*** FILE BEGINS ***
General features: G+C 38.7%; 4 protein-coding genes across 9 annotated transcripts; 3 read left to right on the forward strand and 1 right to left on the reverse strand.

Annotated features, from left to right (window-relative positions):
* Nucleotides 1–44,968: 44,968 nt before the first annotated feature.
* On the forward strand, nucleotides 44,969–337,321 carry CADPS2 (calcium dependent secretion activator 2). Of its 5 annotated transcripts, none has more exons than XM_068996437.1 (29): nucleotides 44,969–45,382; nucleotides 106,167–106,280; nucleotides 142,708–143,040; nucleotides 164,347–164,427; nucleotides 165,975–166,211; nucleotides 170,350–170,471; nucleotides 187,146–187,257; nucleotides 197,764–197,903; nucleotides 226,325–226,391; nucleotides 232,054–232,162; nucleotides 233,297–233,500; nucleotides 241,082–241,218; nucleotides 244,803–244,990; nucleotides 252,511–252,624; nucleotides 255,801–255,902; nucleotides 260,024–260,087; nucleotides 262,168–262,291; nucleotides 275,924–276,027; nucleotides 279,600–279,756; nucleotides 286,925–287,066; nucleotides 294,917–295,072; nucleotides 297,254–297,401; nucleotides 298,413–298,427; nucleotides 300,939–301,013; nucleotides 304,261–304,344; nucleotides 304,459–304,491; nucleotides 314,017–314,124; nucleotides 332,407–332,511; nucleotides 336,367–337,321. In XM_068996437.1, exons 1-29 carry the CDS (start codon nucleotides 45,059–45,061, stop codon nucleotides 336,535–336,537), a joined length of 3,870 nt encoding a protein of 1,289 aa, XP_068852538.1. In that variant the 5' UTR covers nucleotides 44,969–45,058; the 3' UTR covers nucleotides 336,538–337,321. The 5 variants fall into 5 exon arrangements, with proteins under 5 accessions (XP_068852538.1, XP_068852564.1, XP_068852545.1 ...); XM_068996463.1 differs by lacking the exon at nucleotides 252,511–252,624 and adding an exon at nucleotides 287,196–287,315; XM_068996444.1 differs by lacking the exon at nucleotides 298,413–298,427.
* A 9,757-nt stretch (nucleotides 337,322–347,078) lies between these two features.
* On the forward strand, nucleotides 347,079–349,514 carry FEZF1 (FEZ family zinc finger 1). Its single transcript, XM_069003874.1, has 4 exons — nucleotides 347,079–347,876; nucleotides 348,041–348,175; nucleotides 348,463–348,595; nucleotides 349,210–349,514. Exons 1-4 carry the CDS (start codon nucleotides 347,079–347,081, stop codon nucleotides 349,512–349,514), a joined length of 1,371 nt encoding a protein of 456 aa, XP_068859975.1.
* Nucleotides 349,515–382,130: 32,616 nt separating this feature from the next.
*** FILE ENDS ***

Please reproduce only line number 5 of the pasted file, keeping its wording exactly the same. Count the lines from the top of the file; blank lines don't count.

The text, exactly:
* A 9,757-nt stretch (nucleotides 337,322–347,078) lies between these two features.